Celebrated photographer Margaret Bourke-White didn't want just any apartment in New York's iconic Chrysler building. According to Stephen Bennett Phillips, a curator at the Phillips Collection; organized the traveling exhibition "Margaret Bourke-White: The Photography of Design, 1927-1936," she wanted the 61st floor, the terrace where two of the American eagle gargoyles are and where she climbed out to take some of her most well known photographs. No one else was living in the building at the time except for the janitor. Fortune, where she was the first photographer hired for the magazine, wouldn't rent her the space on her own, because she was a single woman, even though she was making tens of thousands of dollars. Her lease had to be cosigned by Time Inc. She paid $387.92 per month, plus electricity -- that was a lot of money back then. She moved in there in 1930 and hired her good friend, John Vassos, an industrial designer, to create an art deco stylish interior, with extensive custom built-ins, subdued palette, woods and metals. He added an alcove desk, a built in bar below a cantilevered fish tank with a stainless steel frame, and a conversation corner swathed in Fabrikoid, a chic, leather like fabric. Stairs with a streamlined banister led to an outdoor terrace which Bourke White was not allowed to use, but entertained friends there anyway. She stayed at the Chrysler Building until 1934 when the rent became too outrageous. Click here for a Margaret Bourke-White photo of the Chrysler Building, New York for a beautiful image of the art deco building in its glory. Margaret Bourke-White was a frequent visitor to John Vassos's home in Silvermine, CT and took gorgeous photos of his earliest products.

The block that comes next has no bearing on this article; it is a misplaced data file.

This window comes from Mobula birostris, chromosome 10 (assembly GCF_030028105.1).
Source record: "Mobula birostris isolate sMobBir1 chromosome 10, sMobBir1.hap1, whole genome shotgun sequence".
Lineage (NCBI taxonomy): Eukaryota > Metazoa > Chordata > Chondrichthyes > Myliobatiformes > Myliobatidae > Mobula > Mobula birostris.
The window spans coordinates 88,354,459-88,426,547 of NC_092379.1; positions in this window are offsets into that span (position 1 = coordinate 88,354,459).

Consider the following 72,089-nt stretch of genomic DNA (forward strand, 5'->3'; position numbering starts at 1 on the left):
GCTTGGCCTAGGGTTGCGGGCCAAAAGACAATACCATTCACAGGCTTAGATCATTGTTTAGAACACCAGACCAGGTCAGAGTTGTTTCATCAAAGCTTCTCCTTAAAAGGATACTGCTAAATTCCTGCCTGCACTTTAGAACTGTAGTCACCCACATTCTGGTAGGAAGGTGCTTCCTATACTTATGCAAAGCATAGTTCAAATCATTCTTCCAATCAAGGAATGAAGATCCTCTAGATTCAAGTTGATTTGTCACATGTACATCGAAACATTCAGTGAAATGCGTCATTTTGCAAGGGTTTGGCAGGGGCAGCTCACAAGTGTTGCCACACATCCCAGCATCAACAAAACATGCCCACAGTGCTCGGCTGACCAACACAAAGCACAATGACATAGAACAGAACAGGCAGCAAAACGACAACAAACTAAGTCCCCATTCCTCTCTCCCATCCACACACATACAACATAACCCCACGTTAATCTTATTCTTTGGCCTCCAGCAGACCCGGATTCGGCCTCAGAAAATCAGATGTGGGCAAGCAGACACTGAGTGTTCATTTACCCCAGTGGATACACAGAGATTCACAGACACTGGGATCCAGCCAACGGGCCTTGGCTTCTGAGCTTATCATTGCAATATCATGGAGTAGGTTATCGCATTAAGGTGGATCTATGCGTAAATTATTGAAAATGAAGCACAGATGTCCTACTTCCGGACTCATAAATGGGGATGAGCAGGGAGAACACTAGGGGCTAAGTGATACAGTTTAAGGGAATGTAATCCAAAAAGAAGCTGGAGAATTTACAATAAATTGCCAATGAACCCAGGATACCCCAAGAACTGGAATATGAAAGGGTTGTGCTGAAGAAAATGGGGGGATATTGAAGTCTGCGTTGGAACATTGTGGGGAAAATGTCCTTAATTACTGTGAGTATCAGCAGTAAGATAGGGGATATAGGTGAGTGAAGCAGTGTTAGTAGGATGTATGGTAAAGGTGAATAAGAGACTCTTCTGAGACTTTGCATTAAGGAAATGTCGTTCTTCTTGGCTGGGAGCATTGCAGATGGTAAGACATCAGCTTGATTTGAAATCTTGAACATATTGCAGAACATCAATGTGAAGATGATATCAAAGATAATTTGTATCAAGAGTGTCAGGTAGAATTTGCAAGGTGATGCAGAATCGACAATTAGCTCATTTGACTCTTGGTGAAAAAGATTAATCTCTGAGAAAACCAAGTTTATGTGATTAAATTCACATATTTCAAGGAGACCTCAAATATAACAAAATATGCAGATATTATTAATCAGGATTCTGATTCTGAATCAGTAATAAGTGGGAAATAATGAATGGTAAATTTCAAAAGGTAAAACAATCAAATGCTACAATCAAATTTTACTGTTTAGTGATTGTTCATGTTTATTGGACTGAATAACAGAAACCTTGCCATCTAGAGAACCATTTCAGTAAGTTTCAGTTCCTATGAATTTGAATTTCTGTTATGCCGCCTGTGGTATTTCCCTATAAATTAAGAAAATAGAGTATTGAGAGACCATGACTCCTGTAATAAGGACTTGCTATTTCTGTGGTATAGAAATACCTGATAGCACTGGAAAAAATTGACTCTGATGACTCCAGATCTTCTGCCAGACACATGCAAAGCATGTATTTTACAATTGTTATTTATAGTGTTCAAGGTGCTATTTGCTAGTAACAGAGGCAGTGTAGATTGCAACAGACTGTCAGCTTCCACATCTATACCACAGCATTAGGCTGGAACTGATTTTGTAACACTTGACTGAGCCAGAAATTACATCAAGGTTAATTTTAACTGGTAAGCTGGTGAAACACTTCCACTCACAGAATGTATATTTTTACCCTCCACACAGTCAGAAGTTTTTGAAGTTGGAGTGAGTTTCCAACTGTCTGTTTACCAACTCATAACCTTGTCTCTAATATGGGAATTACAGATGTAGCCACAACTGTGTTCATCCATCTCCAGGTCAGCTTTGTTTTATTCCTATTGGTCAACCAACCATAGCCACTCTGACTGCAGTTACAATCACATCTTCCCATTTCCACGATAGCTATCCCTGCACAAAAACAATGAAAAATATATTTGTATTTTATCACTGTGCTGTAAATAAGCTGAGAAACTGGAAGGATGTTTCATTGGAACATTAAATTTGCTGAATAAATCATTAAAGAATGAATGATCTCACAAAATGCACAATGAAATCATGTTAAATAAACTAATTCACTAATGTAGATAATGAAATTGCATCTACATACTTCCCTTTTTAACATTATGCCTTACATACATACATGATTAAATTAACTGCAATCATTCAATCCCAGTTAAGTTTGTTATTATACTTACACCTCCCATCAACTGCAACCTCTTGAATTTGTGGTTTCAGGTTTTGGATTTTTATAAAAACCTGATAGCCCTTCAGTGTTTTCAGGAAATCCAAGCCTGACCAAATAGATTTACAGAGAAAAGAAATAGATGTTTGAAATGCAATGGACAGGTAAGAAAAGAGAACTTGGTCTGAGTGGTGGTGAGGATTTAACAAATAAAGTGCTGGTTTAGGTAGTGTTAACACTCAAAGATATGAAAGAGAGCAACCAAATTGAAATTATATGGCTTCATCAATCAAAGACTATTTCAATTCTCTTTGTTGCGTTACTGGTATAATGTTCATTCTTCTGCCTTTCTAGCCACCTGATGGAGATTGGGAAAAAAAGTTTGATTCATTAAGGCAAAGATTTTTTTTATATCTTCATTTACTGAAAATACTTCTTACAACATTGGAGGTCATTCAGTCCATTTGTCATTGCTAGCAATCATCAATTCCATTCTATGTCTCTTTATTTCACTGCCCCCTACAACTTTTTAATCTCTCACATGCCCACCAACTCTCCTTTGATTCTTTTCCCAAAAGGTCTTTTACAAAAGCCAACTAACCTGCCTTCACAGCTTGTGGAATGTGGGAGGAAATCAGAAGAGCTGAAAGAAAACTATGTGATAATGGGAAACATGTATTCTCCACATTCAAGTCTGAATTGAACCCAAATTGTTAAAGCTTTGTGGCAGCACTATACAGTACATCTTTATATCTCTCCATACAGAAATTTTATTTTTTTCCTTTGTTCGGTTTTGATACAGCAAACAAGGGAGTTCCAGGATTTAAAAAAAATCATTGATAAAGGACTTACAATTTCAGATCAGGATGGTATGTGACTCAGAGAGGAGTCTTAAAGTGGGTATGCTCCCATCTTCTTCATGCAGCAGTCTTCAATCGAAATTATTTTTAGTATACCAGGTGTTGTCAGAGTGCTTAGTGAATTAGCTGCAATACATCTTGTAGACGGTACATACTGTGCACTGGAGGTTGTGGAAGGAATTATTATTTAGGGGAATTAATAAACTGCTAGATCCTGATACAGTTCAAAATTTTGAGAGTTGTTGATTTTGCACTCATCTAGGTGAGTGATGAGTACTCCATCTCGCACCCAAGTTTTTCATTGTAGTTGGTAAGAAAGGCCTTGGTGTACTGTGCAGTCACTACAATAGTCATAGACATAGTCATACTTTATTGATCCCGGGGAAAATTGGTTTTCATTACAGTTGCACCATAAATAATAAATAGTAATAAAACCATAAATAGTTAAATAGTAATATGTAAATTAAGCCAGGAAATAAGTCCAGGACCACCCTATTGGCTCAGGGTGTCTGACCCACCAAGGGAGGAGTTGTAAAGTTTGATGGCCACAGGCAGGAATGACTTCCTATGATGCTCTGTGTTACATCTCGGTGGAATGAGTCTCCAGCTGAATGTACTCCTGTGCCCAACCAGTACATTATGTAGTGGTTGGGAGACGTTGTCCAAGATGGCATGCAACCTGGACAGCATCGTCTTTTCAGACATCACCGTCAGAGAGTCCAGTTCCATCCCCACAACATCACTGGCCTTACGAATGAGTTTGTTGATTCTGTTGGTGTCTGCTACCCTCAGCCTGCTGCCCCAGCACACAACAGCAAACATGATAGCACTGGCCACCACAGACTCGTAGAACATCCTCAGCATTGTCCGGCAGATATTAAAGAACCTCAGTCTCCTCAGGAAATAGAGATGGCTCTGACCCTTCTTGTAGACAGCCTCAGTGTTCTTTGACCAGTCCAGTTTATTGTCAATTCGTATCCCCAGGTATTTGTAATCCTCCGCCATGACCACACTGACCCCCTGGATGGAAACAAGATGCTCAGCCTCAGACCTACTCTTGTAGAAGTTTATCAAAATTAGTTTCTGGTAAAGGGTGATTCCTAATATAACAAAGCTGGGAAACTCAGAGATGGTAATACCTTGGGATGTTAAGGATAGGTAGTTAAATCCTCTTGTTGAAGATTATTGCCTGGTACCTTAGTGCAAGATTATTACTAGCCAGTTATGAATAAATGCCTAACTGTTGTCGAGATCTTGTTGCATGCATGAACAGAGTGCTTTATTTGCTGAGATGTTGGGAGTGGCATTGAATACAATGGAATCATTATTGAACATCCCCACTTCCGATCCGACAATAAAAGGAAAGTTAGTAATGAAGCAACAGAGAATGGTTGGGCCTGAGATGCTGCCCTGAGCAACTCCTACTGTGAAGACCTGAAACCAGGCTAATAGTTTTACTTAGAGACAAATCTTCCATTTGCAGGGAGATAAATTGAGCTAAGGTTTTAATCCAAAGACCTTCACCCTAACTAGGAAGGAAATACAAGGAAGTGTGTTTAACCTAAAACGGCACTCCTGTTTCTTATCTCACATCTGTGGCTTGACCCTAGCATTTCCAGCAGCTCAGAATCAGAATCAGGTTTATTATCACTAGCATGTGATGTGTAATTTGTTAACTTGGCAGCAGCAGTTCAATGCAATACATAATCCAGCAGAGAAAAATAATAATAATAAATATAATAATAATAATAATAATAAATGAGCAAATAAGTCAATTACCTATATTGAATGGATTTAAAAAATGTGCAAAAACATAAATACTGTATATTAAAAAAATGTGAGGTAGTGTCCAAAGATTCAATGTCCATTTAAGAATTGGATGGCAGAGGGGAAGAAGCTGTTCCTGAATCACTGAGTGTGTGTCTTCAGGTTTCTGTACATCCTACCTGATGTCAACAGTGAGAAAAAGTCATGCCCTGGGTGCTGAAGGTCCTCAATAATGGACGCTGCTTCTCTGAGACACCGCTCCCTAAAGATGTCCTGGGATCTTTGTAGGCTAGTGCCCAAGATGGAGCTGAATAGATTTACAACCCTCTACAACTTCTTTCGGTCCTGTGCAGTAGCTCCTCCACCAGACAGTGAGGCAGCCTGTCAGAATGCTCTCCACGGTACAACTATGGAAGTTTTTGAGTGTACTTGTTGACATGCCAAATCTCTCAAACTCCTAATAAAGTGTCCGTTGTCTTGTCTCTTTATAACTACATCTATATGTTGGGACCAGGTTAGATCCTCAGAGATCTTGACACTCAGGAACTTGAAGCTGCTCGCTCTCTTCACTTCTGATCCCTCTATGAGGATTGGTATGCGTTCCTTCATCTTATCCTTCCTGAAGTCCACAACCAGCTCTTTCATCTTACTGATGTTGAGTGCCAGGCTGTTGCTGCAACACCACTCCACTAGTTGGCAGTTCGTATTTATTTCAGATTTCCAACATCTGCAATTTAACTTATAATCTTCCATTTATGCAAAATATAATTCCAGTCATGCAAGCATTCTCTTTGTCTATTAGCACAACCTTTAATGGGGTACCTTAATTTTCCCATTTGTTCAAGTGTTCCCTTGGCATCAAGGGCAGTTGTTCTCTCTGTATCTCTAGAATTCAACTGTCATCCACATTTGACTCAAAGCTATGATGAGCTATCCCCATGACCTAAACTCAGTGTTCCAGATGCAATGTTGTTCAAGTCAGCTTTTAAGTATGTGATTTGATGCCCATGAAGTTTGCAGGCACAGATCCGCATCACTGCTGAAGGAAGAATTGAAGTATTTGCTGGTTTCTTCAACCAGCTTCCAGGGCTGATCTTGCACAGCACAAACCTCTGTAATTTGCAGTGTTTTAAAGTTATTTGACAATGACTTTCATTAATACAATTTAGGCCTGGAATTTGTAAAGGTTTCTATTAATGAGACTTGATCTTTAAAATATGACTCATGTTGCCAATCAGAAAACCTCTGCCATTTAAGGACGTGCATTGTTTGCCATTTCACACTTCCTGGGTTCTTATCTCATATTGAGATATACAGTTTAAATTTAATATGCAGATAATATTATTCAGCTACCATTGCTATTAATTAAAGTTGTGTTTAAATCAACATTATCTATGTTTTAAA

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Danielle Shapiro, is a writer and author of the first biography of John Vassos, modernist Greek-American industrial designer - John Vassos: Industrial Design for Modern Life.